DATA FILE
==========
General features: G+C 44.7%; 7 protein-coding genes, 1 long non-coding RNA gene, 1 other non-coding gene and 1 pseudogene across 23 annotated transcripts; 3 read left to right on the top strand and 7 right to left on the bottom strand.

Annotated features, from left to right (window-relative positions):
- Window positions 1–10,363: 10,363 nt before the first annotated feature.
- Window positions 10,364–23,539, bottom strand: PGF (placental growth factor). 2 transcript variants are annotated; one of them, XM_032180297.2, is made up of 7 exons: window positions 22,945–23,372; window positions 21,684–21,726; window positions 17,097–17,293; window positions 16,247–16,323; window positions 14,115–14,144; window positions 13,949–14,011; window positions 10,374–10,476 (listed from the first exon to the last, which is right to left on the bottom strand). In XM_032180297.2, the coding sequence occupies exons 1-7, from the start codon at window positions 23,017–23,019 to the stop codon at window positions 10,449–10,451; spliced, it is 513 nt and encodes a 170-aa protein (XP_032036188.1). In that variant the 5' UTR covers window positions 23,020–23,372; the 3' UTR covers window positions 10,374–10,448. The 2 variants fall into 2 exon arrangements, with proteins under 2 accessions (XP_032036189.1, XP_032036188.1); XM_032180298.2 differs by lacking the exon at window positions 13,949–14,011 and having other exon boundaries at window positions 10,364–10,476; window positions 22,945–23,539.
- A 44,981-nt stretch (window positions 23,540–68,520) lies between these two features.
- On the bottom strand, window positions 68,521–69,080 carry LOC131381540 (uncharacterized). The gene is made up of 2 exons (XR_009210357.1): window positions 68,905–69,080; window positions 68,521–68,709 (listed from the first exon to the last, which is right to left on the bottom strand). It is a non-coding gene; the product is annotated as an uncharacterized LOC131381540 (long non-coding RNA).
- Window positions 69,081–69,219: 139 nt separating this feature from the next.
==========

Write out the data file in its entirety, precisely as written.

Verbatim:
General features: G+C 44.7%; 7 protein-coding genes, 1 long non-coding RNA gene, 1 other non-coding gene and 1 pseudogene across 23 annotated transcripts; 3 read left to right on the top strand and 7 right to left on the bottom strand.

Annotated features, from left to right (window-relative positions):
- Window positions 1–10,363: 10,363 nt before the first annotated feature.
- Window positions 10,364–23,539, bottom strand: PGF (placental growth factor). 2 transcript variants are annotated; one of them, XM_032180297.2, is made up of 7 exons: window positions 22,945–23,372; window positions 21,684–21,726; window positions 17,097–17,293; window positions 16,247–16,323; window positions 14,115–14,144; window positions 13,949–14,011; window positions 10,374–10,476 (listed from the first exon to the last, which is right to left on the bottom strand). In XM_032180297.2, the coding sequence occupies exons 1-7, from the start codon at window positions 23,017–23,019 to the stop codon at window positions 10,449–10,451; spliced, it is 513 nt and encodes a 170-aa protein (XP_032036188.1). In that variant the 5' UTR covers window positions 23,020–23,372; the 3' UTR covers window positions 10,374–10,448. The 2 variants fall into 2 exon arrangements, with proteins under 2 accessions (XP_032036189.1, XP_032036188.1); XM_032180298.2 differs by lacking the exon at window positions 13,949–14,011 and having other exon boundaries at window positions 10,364–10,476; window positions 22,945–23,539.
- A 44,981-nt stretch (window positions 23,540–68,520) lies between these two features.
- On the bottom strand, window positions 68,521–69,080 carry LOC131381540 (uncharacterized). The gene is made up of 2 exons (XR_009210357.1): window positions 68,905–69,080; window positions 68,521–68,709 (listed from the first exon to the last, which is right to left on the bottom strand). It is a non-coding gene; the product is annotated as an uncharacterized LOC131381540 (long non-coding RNA).
- Window positions 69,081–69,219: 139 nt separating this feature from the next.